Friedman BE-OD Deluxe review

British gain sounds abound in this twin-channel drive pedal

  • £269
  • €289
  • $269

MusicRadar Verdict

A roaring beast of a pedal that will add two channels of Brit-style driven amp distortion to any amp.


  • +

    Familiar Brit-flavoured sound.

  • +

    Very high-gain sounds available.

  • +

    Two channels for different gain amounts.


  • -

    Presence knobs are a little fiddly, but you’d probably set ’em and forget ’em anyway.

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The Marshall amp sound has inspired many boutique manufacturers, one of which is US-based Friedman, which not only produces a range of amp models offering various takes on the ‘M’ theme but also offers up distortion pedals based on those amps. 

One of Friedman’s popular models, the 100-watt EL34-powered BE-100, spawned the BE-OD pedal a while ago. Now, Friedman has come up with a Deluxe version that puts two variations of the original pedal in a single housing, effectively creating a twin-channel M-style amp-in-a-box pedal. 

Each of the BE-OD Deluxe’s two channels has an identical set of controls. Where the original single pedal had a knob to set the tightness of the sound, effectively rolling off bottom-end for less thump, that’s replaced here by a three-position toggle switch. Overall tonal flexibility has, though, been enhanced by the addition of a Mid knob. Friedman says that Channel 1 is identical to the original pedal, while Channel 2 has been voiced with lower gain suggesting a two-stage dirty and dirtier or rhythm/lead approach.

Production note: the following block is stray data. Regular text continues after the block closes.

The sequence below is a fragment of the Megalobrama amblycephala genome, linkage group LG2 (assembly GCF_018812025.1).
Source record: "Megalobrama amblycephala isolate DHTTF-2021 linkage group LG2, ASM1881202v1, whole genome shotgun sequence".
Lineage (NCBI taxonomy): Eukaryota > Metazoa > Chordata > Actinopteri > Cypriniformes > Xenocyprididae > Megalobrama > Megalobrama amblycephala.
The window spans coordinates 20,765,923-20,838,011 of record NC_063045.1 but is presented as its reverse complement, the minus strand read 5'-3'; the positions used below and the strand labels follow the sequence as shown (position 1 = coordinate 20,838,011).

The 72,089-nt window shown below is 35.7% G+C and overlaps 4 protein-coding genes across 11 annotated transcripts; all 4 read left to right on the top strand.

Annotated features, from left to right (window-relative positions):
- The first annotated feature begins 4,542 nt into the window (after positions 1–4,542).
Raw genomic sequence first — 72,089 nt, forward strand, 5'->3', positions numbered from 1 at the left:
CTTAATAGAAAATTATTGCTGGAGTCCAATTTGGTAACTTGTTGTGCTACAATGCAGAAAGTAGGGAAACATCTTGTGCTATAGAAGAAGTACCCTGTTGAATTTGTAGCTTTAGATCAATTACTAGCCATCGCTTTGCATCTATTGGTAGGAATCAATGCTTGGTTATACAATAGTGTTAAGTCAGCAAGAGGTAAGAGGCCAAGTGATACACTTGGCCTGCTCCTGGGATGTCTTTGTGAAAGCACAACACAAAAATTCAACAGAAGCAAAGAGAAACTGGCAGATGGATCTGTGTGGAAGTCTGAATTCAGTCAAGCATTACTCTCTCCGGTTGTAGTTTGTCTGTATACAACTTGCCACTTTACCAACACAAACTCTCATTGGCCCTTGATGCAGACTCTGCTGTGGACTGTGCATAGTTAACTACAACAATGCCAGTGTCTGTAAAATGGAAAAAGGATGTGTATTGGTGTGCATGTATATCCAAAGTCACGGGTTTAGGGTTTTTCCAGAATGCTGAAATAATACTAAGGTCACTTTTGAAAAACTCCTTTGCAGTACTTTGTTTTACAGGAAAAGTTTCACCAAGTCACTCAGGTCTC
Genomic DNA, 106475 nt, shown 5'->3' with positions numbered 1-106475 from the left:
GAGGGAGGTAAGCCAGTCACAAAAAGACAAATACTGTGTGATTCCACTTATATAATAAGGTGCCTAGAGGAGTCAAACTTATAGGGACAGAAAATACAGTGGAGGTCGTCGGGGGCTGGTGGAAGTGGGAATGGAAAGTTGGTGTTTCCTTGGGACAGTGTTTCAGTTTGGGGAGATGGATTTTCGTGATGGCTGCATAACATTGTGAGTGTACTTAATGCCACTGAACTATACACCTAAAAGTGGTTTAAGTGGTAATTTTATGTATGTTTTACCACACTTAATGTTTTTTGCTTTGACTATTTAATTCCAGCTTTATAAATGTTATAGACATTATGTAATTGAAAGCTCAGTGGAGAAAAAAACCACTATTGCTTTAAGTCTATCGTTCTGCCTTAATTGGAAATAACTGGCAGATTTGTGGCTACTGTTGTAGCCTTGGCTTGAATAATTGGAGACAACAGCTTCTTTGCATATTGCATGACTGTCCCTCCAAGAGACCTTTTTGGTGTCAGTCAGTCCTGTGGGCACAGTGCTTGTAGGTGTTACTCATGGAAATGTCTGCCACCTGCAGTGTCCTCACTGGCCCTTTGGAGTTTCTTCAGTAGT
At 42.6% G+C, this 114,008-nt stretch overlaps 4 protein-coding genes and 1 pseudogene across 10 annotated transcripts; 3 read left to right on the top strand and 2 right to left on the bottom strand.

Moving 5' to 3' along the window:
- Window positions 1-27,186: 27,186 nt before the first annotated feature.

However, if the default overall amount of gain on each channel doesn’t suit your needs, there are internal trim-pots with both upwards and downwards movement - useful to set your ideal contrast between the two channels. 

The authentic amp-like sounds range from gritty M-flavoured raunch through to balls-to-the-wall distortion. Lower gain settings dial in a vintage Plexi flavour, while up the scale you’ll find a more modern master-volume-amps vibe with loads of harmonics.

The Treble and Presence knobs work together in adjusting the pedal’s voice to work with a wide range of amps (as we found getting our small Fender combo and AC30 cooking with hard rock and metal sounds), and the midrange knob is influential in giving you that little extra so that the guitar doesn’t disappear in a band mix. 

As for the Tight control, there’s a lot of bottom-end in the pedal if you want it, but the two positions do really tighten things up, losing any flubbiness and keeping it solid, especially useful if you’re using dropped tunings. 

Trevor Curwen has played guitar for several decades – he's also mimed it on the UK's Top of the Pops. Much of his working life, though, has been spent behind the mixing desk, during which time he has built up a solid collection of the guitars, amps and pedals needed to cover just about any studio session. He writes pedal reviews for Guitarist and has contributed to Total Guitar, MusicRadar and Future Music among others.